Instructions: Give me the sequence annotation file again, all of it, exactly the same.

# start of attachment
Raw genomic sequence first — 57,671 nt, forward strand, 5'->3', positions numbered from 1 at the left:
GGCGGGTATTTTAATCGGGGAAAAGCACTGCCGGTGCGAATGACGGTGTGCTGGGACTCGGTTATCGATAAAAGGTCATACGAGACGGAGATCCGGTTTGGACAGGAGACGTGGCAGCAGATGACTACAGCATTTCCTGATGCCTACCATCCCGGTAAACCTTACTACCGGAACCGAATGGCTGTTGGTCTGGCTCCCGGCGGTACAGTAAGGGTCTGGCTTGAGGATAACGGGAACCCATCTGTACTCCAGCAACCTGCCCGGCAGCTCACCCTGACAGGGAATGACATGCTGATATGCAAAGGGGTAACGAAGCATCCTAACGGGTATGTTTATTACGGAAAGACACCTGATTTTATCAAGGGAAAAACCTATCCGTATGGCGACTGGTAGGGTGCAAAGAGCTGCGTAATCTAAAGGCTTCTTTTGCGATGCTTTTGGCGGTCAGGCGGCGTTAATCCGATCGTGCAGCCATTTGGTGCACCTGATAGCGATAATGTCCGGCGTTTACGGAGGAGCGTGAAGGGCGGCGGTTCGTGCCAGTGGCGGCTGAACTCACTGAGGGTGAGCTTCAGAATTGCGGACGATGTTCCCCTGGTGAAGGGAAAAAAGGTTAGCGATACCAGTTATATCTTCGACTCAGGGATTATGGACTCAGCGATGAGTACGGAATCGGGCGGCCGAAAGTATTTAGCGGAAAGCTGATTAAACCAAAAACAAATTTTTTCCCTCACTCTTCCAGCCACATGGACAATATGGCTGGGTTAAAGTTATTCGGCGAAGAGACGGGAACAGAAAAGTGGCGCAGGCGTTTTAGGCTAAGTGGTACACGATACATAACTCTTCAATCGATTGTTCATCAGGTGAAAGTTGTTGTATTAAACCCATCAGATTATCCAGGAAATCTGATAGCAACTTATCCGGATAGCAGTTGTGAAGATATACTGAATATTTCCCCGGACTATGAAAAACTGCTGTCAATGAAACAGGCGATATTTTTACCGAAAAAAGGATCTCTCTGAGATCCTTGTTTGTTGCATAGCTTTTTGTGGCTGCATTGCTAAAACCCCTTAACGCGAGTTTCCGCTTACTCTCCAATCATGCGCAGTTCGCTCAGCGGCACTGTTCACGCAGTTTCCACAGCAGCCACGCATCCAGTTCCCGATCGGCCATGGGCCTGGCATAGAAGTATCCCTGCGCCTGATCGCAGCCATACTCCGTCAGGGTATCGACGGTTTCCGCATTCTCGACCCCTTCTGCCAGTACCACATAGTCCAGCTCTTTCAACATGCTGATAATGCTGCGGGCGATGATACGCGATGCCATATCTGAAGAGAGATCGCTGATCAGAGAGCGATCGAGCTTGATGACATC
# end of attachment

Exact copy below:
Raw genomic sequence first — 57,671 nt, forward strand, 5'->3', positions numbered from 1 at the left:
GGCGGGTATTTTAATCGGGGAAAAGCACTGCCGGTGCGAATGACGGTGTGCTGGGACTCGGTTATCGATAAAAGGTCATACGAGACGGAGATCCGGTTTGGACAGGAGACGTGGCAGCAGATGACTACAGCATTTCCTGATGCCTACCATCCCGGTAAACCTTACTACCGGAACCGAATGGCTGTTGGTCTGGCTCCCGGCGGTACAGTAAGGGTCTGGCTTGAGGATAACGGGAACCCATCTGTACTCCAGCAACCTGCCCGGCAGCTCACCCTGACAGGGAATGACATGCTGATATGCAAAGGGGTAACGAAGCATCCTAACGGGTATGTTTATTACGGAAAGACACCTGATTTTATCAAGGGAAAAACCTATCCGTATGGCGACTGGTAGGGTGCAAAGAGCTGCGTAATCTAAAGGCTTCTTTTGCGATGCTTTTGGCGGTCAGGCGGCGTTAATCCGATCGTGCAGCCATTTGGTGCACCTGATAGCGATAATGTCCGGCGTTTACGGAGGAGCGTGAAGGGCGGCGGTTCGTGCCAGTGGCGGCTGAACTCACTGAGGGTGAGCTTCAGAATTGCGGACGATGTTCCCCTGGTGAAGGGAAAAAAGGTTAGCGATACCAGTTATATCTTCGACTCAGGGATTATGGACTCAGCGATGAGTACGGAATCGGGCGGCCGAAAGTATTTAGCGGAAAGCTGATTAAACCAAAAACAAATTTTTTCCCTCACTCTTCCAGCCACATGGACAATATGGCTGGGTTAAAGTTATTCGGCGAAGAGACGGGAACAGAAAAGTGGCGCAGGCGTTTTAGGCTAAGTGGTACACGATACATAACTCTTCAATCGATTGTTCATCAGGTGAAAGTTGTTGTATTAAACCCATCAGATTATCCAGGAAATCTGATAGCAACTTATCCGGATAGCAGTTGTGAAGATATACTGAATATTTCCCCGGACTATGAAAAACTGCTGTCAATGAAACAGGCGATATTTTTACCGAAAAAAGGATCTCTCTGAGATCCTTGTTTGTTGCATAGCTTTTTGTGGCTGCATTGCTAAAACCCCTTAACGCGAGTTTCCGCTTACTCTCCAATCATGCGCAGTTCGCTCAGCGGCACTGTTCACGCAGTTTCCACAGCAGCCACGCATCCAGTTCCCGATCGGCCATGGGCCTGGCATAGAAGTATCCCTGCGCCTGATCGCAGCCATACTCCGTCAGGGTATCGACGGTTTCCGCATTCTCGACCCCTTCTGCCAGTACCACATAGTCCAGCTCTTTCAACATGCTGATAATGCTGCGGGCGATGATACGCGATGCCATATCTGAAGAGAGATCGCTGATCAGAGAGCGATCGAGCTTGATGACATC